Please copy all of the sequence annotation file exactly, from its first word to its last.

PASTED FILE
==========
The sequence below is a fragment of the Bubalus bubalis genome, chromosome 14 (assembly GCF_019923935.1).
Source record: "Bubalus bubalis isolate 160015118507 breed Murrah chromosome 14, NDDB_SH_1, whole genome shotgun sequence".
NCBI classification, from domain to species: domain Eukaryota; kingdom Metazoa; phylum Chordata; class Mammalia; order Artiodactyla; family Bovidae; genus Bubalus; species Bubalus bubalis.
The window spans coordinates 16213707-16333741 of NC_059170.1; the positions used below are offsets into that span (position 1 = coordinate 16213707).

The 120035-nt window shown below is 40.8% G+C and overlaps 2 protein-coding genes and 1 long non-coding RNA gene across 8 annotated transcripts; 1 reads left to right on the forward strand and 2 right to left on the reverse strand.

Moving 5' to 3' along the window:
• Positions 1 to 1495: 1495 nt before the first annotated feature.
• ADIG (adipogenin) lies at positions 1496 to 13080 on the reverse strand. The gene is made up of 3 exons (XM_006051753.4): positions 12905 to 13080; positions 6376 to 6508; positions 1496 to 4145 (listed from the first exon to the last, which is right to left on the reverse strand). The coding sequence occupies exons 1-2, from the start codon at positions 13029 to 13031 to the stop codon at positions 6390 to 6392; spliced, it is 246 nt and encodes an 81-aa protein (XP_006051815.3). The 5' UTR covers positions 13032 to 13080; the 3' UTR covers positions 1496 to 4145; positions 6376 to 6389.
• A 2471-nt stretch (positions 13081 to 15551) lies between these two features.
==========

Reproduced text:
The sequence below is a fragment of the Bubalus bubalis genome, chromosome 14 (assembly GCF_019923935.1).
Source record: "Bubalus bubalis isolate 160015118507 breed Murrah chromosome 14, NDDB_SH_1, whole genome shotgun sequence".
NCBI classification, from domain to species: domain Eukaryota; kingdom Metazoa; phylum Chordata; class Mammalia; order Artiodactyla; family Bovidae; genus Bubalus; species Bubalus bubalis.
The window spans coordinates 16213707-16333741 of NC_059170.1; the positions used below are offsets into that span (position 1 = coordinate 16213707).

The 120035-nt window shown below is 40.8% G+C and overlaps 2 protein-coding genes and 1 long non-coding RNA gene across 8 annotated transcripts; 1 reads left to right on the forward strand and 2 right to left on the reverse strand.

Moving 5' to 3' along the window:
• Positions 1 to 1495: 1495 nt before the first annotated feature.
• ADIG (adipogenin) lies at positions 1496 to 13080 on the reverse strand. The gene is made up of 3 exons (XM_006051753.4): positions 12905 to 13080; positions 6376 to 6508; positions 1496 to 4145 (listed from the first exon to the last, which is right to left on the reverse strand). The coding sequence occupies exons 1-2, from the start codon at positions 13029 to 13031 to the stop codon at positions 6390 to 6392; spliced, it is 246 nt and encodes an 81-aa protein (XP_006051815.3). The 5' UTR covers positions 13032 to 13080; the 3' UTR covers positions 1496 to 4145; positions 6376 to 6389.
• A 2471-nt stretch (positions 13081 to 15551) lies between these two features.